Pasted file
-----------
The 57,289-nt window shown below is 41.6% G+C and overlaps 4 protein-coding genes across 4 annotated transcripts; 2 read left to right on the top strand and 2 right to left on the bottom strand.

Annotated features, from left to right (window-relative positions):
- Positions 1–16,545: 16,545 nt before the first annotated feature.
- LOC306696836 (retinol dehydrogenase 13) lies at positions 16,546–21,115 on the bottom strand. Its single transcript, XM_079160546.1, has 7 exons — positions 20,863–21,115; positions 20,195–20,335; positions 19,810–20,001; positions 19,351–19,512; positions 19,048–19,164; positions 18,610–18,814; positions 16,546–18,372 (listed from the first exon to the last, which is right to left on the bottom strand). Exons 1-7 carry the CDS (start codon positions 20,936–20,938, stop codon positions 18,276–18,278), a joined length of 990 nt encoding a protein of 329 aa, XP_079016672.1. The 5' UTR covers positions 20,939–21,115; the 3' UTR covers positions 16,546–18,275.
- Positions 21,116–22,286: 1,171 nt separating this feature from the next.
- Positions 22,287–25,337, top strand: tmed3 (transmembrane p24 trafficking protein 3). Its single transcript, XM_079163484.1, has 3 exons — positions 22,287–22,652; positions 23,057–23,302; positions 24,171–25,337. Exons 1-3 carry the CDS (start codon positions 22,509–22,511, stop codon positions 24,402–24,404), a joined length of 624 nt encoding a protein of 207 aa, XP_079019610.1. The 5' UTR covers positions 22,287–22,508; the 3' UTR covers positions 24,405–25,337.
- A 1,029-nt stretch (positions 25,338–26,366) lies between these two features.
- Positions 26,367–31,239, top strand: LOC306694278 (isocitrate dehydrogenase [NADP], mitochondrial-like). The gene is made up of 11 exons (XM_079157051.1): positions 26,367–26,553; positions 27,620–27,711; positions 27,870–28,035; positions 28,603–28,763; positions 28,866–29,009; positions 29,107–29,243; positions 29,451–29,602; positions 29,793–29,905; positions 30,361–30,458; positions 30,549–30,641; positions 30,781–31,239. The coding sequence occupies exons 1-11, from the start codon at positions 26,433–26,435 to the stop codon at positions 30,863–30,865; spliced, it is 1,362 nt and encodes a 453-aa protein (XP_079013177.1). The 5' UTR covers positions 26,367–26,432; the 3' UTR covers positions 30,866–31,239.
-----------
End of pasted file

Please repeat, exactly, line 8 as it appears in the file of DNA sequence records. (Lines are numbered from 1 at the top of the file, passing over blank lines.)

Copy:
- Positions 26,367–31,239, top strand: LOC306694278 (isocitrate dehydrogenase [NADP], mitochondrial-like). The gene is made up of 11 exons (XM_079157051.1): positions 26,367–26,553; positions 27,620–27,711; positions 27,870–28,035; positions 28,603–28,763; positions 28,866–29,009; positions 29,107–29,243; positions 29,451–29,602; positions 29,793–29,905; positions 30,361–30,458; positions 30,549–30,641; positions 30,781–31,239. The coding sequence occupies exons 1-11, from the start codon at positions 26,433–26,435 to the stop codon at positions 30,863–30,865; spliced, it is 1,362 nt and encodes a 453-aa protein (XP_079013177.1). The 5' UTR covers positions 26,367–26,432; the 3' UTR covers positions 30,866–31,239.